The numerous Commissions of Inquiries (COIs) launched by President David Granger have come at a hefty price of $175 million. Since 2015, Government has spent the sum on COIs, including costs associated with paying members and Chairmen.
This was revealed as a result of questions brought to the National Assembly by the political Opposition.
In his written responses to Opposition Chief Whip Gail Teixeira, Minister of State Joseph Harmon provided the costs for 11 COIs.
In the case of the 2015 CoI into the Guyana Sugar Corporation (GuySuCo), it was disclosed that $51.8 million was expended. This included a payment of $1.9 million to the Chairman and $2.4 million to all members except Professor Clive Thomas.
The COI into the public service cost taxpayers $40.1 million, with the Chairman and members being paid approximately $500,000 each. The 2016 COI into the education sector cost $26.7 million, with the Chairman receiving $4.8 million and members receiving $2.4 million.
The CoI into the 2016 prison disturbances cost $12.2 million, with Chairman James Patterson being paid $500,000. The other members were paid $350,000.
The CoI into last year’s fire at the Drop-in Centre cost $1.3 million, with the Chairman being paid $350,000. Inquiries into conditions of veterans and the discovery of a foreign aircraft at Yapukari cost $14.8 million and $8.3 million respectively; while the Chairman of the former pocketed $750,000, and no individual payment for the second.
The inquiry into allegations made against the Customs Anti-Narcotics Unity by Barry Dataram cost $1 million, with $500,000 being paid to the Chairman. Harmon also detailed in his response that the CoI into the October 2016 collapse of a mining pit that killed Keon Wilson cost $5.1 million. The Chairman was paid $750,000.
In the case of the inquiry into the release of a private vessel in Guyana’s waters, a total of $8.2 million was spent. The Chairman was paid $550,000, while the members were paid $500,000.
Harmon also revealed that $5.4 million was spent on the CoI into the presidential assassination plot, with the Chairman pocketing $500,000.
Government has for some time faced accusations that it ignored recommendations made in some of these very COIs; such as the inquiry into the state of GuySuCo.
Among other things, this COI had produced recommendations that no estate be closed. Government has in fact already stated it will forge ahead with closing all estates except Blairmont, Uitvlugt and Albion, thus rendering this piece of advice redundant.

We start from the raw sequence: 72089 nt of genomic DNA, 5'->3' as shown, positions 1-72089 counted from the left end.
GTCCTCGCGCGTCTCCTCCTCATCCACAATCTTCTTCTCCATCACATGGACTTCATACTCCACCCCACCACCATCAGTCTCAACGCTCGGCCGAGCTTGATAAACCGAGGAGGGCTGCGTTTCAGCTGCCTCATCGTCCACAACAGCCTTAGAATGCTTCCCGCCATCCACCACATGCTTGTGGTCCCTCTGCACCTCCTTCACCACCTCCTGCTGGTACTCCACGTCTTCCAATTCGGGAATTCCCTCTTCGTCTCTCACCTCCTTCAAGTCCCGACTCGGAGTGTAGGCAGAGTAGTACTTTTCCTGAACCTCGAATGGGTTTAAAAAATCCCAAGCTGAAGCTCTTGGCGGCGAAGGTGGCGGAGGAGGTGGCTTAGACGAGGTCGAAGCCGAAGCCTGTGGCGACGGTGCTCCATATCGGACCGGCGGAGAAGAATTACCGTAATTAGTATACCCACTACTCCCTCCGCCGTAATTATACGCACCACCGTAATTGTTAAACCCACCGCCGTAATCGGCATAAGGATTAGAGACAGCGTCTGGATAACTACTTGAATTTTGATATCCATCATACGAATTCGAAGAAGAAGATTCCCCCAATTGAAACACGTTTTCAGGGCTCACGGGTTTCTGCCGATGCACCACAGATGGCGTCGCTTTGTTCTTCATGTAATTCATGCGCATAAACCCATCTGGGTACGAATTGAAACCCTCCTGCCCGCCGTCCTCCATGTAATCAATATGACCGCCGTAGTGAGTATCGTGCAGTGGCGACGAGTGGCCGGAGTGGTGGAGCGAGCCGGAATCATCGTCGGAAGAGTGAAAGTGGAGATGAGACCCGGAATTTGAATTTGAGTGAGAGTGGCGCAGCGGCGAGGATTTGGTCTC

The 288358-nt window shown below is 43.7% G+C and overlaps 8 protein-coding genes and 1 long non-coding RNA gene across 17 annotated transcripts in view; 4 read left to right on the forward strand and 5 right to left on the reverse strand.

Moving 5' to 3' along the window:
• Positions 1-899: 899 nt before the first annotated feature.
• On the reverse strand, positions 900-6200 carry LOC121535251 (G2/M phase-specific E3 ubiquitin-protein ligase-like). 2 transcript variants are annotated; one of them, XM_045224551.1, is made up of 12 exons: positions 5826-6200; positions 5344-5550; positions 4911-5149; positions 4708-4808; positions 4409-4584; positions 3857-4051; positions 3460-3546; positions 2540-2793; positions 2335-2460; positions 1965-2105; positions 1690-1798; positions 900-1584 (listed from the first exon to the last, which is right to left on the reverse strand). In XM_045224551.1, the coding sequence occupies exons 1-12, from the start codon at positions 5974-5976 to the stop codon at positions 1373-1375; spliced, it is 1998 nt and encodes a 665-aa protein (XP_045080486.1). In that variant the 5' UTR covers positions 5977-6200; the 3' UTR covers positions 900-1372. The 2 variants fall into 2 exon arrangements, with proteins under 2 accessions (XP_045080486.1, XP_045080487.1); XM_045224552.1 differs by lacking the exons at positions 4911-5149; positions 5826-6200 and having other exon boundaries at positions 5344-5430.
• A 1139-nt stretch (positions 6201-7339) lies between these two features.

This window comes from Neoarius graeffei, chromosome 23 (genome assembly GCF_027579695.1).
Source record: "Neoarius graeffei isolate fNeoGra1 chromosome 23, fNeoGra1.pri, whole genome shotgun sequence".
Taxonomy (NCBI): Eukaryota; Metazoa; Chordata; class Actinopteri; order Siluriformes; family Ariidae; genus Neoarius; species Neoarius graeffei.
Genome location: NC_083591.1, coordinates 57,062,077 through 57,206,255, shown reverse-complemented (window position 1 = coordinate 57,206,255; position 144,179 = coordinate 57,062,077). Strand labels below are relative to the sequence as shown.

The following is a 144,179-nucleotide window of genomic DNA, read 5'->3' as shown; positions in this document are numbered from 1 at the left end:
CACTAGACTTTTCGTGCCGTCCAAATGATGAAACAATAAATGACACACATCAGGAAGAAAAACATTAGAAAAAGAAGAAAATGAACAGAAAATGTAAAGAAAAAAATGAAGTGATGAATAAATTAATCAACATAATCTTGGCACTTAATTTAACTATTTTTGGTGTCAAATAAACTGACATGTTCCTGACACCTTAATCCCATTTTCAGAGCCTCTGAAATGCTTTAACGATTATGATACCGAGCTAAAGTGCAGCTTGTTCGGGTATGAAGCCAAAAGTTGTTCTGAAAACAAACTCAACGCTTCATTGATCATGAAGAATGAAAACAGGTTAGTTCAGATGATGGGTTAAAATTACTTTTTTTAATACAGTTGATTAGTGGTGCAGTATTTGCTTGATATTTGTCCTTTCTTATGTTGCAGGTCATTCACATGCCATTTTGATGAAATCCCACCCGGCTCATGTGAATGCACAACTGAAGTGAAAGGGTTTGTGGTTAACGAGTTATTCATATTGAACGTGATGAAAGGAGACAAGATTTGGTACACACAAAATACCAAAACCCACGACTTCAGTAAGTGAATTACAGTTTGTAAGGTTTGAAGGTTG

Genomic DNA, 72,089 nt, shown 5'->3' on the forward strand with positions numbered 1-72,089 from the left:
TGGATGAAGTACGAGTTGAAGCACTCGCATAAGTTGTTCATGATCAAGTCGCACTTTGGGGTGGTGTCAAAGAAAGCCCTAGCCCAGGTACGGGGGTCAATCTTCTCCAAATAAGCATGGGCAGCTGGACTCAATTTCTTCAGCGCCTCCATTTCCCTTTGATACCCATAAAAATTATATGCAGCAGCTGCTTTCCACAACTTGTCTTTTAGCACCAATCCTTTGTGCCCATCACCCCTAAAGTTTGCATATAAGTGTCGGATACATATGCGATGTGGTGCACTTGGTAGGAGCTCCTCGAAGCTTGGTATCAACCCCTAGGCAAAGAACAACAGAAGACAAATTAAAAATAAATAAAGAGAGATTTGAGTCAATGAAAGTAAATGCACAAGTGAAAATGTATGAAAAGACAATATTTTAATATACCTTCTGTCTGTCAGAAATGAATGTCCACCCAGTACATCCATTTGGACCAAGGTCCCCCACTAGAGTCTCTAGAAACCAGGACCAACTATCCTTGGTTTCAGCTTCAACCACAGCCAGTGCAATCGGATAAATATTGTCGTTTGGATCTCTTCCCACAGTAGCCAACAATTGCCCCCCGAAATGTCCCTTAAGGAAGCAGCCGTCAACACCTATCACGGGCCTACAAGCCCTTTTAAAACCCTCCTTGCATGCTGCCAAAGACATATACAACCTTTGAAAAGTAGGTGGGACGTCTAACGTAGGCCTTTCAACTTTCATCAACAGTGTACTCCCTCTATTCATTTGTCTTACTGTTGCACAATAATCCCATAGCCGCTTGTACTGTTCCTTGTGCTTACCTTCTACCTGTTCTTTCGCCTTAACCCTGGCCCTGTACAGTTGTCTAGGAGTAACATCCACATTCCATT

In the CoI into the 2016 prison disturbances, which saw 17 inmates losing their lives in a fire, it was found that the combination of overcrowding, uncomfortable and unhygienic confinement were all ideal conditions for epidemics for gangs to prosper and to propagate discontent.
Moreover, the CoI found that reducing numbers in prison to manageable levels is the single most important priority for establishing safe, humane and purposeful prisons.
It was further noted that repeat offenders have increased by over 100 per cent, “indicating not only a waste of taxpayers’ dollars but also the need for a more comprehensive and structured partnership within the wider justice system.”
In order to effect a reduction in the prison population, the report had been specific in explaining what needed to be done. For one, it had recommended Government move to abolish mandatory minimum sentences and decriminalise possession of minimum amounts of marijuana for personal use.
But despite the emphasis in the CoI report on reducing numbers, it was revealed at the time of the disastrous fire earlier this year – which gutted the prison – that over 1000 prisoners were being housed at the prison, with a contingent out on labour duty. The Camp Street Prison was originally built to house half that number.
When Director of Prisons Gladwin Samuels was asked about the progress made in implementing the recommendations from last year, he said money just was not there to implement the major recommendations.